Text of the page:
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Jurassic motivations

In Museums, what i'm reading on September 30, 2009 at 10:21 am

We had a great meeting of the King’s College London museums reading group yesterday. It’s a forum where academics working in social aspects of museums studies – and educational theory – get together with professionals from the museum sector and discuss the latest papers relating to our work and research. We take a different topic each time – this latest gathering was devoted to four studies of motivations amongst museum visitors.

We read:
The effect of visitors’ agenda on museum learning (Falk, Moussouri, Coulson, 1998) – still one of the most quoted papers on motivational theory. Breaks down the idea that education and entertainment are not indeed opposite ends of the visiting spectrum, but are actually continua which run in parallel.

Motivational factors and the visitor experience: a comparison of three sites (Packer, Ballantyne, 2002) – an Australian study which moves on to the next step and calls for ‘a common theoretical foundation for interpretation in museum other informal learning settings’.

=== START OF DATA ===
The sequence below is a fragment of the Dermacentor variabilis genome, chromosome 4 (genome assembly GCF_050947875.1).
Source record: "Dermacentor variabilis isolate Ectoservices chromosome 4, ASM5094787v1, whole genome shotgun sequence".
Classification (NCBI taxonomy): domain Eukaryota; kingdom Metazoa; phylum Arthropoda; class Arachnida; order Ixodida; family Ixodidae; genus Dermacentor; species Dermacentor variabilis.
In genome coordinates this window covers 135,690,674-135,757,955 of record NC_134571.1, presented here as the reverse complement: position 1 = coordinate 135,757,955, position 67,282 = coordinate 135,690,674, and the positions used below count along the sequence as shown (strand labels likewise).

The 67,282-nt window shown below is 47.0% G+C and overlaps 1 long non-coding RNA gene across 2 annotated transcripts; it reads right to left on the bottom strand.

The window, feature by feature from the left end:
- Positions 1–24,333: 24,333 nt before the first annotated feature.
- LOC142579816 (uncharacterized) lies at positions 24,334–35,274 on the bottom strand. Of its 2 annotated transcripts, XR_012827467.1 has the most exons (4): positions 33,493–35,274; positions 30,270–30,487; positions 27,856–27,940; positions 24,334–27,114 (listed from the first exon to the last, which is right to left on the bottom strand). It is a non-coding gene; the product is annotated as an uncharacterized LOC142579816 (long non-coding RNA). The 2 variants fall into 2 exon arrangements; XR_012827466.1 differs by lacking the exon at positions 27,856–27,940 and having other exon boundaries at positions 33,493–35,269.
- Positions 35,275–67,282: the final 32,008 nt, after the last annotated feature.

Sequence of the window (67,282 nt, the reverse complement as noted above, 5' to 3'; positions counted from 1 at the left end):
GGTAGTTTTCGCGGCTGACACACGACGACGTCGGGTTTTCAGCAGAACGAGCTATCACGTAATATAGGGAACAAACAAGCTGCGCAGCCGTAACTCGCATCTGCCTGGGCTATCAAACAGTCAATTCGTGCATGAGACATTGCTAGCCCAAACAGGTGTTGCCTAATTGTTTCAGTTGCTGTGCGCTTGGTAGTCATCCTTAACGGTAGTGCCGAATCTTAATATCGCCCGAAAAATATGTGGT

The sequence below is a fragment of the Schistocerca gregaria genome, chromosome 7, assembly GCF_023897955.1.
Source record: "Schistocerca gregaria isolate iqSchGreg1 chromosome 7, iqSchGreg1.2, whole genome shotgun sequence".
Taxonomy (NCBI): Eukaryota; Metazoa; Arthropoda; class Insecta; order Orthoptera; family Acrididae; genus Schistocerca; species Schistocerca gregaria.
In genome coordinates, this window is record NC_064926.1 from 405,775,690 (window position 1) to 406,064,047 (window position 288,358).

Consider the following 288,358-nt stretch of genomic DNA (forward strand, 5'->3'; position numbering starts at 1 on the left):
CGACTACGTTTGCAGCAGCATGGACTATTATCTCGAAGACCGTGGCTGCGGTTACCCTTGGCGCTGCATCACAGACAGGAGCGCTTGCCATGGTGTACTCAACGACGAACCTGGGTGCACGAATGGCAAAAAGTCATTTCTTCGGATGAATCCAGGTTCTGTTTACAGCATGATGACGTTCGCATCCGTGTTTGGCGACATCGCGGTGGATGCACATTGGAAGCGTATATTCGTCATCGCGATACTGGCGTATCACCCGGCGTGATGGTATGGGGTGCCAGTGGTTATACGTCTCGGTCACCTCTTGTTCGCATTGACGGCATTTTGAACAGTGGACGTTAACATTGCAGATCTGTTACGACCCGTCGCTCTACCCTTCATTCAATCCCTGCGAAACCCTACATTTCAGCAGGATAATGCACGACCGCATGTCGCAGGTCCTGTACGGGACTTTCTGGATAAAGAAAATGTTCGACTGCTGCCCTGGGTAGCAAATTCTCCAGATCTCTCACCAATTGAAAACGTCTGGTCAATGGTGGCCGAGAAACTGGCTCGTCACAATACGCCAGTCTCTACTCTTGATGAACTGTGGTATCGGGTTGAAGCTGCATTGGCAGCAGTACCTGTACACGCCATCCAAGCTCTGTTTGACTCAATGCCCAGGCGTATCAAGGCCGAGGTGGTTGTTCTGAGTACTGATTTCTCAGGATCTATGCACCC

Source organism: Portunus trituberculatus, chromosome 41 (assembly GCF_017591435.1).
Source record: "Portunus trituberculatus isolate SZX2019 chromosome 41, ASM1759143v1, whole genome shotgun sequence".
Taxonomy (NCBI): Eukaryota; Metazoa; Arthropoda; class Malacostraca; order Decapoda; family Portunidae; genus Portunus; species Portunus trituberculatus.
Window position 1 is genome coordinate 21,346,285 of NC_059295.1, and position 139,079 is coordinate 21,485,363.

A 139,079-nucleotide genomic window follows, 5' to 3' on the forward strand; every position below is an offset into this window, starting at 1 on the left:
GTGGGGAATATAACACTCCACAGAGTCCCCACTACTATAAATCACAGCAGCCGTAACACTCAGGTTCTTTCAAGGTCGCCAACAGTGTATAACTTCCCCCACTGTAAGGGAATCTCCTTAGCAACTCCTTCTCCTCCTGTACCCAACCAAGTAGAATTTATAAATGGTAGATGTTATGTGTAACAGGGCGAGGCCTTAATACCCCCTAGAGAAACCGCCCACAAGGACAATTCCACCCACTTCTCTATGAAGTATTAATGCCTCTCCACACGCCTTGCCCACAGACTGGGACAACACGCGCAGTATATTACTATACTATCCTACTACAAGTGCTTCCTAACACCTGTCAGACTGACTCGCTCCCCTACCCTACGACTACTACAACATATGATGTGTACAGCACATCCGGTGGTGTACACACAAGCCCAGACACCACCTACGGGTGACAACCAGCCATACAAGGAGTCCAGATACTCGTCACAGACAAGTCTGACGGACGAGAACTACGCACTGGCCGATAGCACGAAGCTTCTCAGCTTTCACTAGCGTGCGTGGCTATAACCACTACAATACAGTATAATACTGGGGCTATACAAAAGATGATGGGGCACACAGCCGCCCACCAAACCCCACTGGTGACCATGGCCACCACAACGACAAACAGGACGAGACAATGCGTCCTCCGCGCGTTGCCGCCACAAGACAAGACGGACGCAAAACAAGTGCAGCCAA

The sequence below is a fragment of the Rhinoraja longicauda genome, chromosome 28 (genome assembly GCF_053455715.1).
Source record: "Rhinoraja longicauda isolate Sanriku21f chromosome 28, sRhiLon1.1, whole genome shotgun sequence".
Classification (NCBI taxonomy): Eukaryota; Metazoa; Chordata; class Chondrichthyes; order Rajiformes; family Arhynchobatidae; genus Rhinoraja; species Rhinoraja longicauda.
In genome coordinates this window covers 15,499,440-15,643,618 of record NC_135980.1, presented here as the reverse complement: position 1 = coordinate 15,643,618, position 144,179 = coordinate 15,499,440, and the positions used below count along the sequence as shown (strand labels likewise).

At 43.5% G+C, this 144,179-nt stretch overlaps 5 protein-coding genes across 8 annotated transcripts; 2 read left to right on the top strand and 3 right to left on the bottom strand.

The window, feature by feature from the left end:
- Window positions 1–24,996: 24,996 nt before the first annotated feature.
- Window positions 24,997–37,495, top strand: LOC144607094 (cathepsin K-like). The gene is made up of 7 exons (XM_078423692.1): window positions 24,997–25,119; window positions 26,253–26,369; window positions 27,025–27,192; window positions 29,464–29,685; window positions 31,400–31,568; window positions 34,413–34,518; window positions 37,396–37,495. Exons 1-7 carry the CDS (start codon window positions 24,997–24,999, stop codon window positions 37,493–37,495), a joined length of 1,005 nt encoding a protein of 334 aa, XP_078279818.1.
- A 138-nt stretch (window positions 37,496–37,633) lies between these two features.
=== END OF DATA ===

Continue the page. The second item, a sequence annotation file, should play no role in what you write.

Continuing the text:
Personality and motivation in visitor satisfaction (Yalowitzm 2002) – a PhD summary comparing cognitive and sensory needs and experiences in three Coloardo visitor attractions.

Accessing and incorporating visitors’ entrance narratives enchances guided museum tours (Tsybluskaya, Dodick, Camhi, 2009) – a great piece of research looking at getting museums visitors talking about a subject before they encounter it, in order that a guided tour might dwell on their expectations.

We talked around these and other pieces of research and ended up looking at examples of museum practice which take us out of our comfort zone – which challenge not only our motivations, but also our expectations of a visit. I’m so pleased we got to discuss the Museum of Jurassic Technology in Los Angeles, a long time favourite of mine where the very notion of  a museum is broken down. I’ve flicked through the guide book again this morning and I still don’t really understand what it’s all about. It’s just brilliant.

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